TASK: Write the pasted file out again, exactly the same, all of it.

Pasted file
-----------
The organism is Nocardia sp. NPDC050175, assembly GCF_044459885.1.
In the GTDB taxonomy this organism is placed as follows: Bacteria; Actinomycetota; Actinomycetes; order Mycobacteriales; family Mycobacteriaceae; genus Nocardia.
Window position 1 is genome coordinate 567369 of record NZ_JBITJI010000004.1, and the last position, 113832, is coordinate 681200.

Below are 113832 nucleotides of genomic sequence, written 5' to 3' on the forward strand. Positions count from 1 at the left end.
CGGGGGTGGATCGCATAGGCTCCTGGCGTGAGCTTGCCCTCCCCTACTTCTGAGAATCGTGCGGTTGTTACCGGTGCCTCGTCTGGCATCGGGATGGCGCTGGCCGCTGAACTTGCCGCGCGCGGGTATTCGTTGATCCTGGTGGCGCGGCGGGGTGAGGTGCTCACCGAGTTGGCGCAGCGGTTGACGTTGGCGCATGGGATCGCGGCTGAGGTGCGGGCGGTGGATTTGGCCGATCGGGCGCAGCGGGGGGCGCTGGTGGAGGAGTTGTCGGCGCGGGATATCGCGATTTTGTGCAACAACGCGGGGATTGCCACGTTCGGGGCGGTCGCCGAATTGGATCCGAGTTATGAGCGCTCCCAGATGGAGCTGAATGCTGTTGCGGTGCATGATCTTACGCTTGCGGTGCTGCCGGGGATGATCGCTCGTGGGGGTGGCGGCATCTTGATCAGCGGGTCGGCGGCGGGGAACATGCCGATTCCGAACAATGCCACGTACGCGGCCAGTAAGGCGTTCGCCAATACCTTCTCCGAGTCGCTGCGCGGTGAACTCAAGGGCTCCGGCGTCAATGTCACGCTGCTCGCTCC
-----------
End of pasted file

The organism is Nocardia sp. NPDC050175, assembly GCF_044459885.1.
In the GTDB taxonomy this organism is placed as follows: Bacteria; Actinomycetota; Actinomycetes; order Mycobacteriales; family Mycobacteriaceae; genus Nocardia.
Window position 1 is genome coordinate 567369 of record NZ_JBITJI010000004.1, and the last position, 113832, is coordinate 681200.

Below are 113832 nucleotides of genomic sequence, written 5' to 3' on the forward strand. Positions count from 1 at the left end.
CGGGGGTGGATCGCATAGGCTCCTGGCGTGAGCTTGCCCTCCCCTACTTCTGAGAATCGTGCGGTTGTTACCGGTGCCTCGTCTGGCATCGGGATGGCGCTGGCCGCTGAACTTGCCGCGCGCGGGTATTCGTTGATCCTGGTGGCGCGGCGGGGTGAGGTGCTCACCGAGTTGGCGCAGCGGTTGACGTTGGCGCATGGGATCGCGGCTGAGGTGCGGGCGGTGGATTTGGCCGATCGGGCGCAGCGGGGGGCGCTGGTGGAGGAGTTGTCGGCGCGGGATATCGCGATTTTGTGCAACAACGCGGGGATTGCCACGTTCGGGGCGGTCGCCGAATTGGATCCGAGTTATGAGCGCTCCCAGATGGAGCTGAATGCTGTTGCGGTGCATGATCTTACGCTTGCGGTGCTGCCGGGGATGATCGCTCGTGGGGGTGGCGGCATCTTGATCAGCGGGTCGGCGGCGGGGAACATGCCGATTCCGAACAATGCCACGTACGCGGCCAGTAAGGCGTTCGCCAATACCTTCTCCGAGTCGCTGCGCGGTGAACTCAAGGGCTCCGGCGTCAATGTCACGCTGCTCGCTCC